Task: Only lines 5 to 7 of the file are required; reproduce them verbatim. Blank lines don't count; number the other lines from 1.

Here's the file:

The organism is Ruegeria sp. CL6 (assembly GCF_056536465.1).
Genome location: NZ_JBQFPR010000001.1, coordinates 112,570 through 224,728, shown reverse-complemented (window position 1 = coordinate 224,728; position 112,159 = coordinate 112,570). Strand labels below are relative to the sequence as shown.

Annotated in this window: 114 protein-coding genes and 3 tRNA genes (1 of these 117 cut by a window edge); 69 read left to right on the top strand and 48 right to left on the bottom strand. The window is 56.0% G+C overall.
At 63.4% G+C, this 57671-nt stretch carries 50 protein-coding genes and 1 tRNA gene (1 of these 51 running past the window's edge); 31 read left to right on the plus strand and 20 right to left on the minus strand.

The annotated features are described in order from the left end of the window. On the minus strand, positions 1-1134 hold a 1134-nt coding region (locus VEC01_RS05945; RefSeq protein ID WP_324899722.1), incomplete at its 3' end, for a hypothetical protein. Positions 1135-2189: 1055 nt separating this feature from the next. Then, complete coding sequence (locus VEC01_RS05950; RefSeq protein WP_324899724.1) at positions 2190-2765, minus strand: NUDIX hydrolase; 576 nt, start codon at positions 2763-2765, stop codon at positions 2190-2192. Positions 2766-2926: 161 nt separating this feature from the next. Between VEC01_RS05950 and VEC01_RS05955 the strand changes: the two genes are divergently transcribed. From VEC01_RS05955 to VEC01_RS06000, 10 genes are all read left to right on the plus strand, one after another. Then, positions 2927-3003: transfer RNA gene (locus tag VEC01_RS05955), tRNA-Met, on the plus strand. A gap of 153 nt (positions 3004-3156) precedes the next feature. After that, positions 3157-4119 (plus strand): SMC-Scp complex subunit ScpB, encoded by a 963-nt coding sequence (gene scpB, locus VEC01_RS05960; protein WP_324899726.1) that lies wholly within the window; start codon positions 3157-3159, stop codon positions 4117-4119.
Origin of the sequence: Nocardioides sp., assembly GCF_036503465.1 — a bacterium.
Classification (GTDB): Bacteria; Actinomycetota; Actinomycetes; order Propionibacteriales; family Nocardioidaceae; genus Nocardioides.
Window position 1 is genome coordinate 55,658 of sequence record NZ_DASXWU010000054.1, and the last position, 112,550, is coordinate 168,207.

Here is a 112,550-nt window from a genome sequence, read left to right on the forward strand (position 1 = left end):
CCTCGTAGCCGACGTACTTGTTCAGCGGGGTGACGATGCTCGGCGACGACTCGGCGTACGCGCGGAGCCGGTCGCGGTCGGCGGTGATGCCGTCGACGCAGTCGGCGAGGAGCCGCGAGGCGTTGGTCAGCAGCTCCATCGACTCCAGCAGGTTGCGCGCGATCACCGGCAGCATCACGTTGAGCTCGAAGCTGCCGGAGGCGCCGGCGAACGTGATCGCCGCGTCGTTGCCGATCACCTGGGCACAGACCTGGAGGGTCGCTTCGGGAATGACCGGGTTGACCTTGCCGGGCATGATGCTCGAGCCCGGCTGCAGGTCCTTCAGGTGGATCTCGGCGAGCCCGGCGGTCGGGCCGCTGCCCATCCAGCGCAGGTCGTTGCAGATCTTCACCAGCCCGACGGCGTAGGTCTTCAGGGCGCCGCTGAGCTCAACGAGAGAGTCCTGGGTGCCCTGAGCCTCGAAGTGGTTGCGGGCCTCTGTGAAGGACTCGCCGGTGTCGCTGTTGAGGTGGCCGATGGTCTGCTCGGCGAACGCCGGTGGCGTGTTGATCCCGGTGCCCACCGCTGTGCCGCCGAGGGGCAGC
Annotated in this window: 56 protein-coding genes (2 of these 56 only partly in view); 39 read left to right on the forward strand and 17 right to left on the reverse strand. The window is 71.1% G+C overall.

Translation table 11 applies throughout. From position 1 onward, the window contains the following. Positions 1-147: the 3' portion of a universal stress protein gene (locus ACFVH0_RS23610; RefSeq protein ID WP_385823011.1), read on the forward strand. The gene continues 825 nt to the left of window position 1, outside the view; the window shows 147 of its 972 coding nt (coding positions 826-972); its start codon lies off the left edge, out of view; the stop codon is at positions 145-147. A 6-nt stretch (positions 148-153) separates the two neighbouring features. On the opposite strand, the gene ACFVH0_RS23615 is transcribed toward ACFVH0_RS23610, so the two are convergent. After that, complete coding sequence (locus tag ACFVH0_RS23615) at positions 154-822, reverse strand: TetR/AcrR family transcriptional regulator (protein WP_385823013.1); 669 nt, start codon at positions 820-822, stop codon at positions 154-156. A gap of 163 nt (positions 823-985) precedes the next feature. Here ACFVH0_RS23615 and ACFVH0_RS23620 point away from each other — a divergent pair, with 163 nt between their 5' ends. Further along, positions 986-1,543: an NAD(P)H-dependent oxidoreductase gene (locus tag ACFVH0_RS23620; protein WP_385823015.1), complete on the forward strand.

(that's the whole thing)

The annotated features are described in order from the left end of the window. On the minus strand, positions 1-1134 hold a 1134-nt coding region (locus VEC01_RS05945; RefSeq protein ID WP_324899722.1), incomplete at its 3' end, for a hypothetical protein. Positions 1135-2189: 1055 nt separating this feature from the next. Then, complete coding sequence (locus VEC01_RS05950; RefSeq protein WP_324899724.1) at positions 2190-2765, minus strand: NUDIX hydrolase; 576 nt, start codon at positions 2763-2765, stop codon at positions 2190-2192. Positions 2766-2926: 161 nt separating this feature from the next. Between VEC01_RS05950 and VEC01_RS05955 the strand changes: the two genes are divergently transcribed. From VEC01_RS05955 to VEC01_RS06000, 10 genes are all read left to right on the plus strand, one after another. Then, positions 2927-3003: transfer RNA gene (locus tag VEC01_RS05955), tRNA-Met, on the plus strand. A gap of 153 nt (positions 3004-3156) precedes the next feature. After that, positions 3157-4119 (plus strand): SMC-Scp complex subunit ScpB, encoded by a 963-nt coding sequence (gene scpB, locus VEC01_RS05960; protein WP_324899726.1) that lies wholly within the window; start codon positions 3157-3159, stop codon positions 4117-4119.
Origin of the sequence: Nocardioides sp., assembly GCF_036503465.1 — a bacterium.
Classification (GTDB): Bacteria; Actinomycetota; Actinomycetes; order Propionibacteriales; family Nocardioidaceae; genus Nocardioides.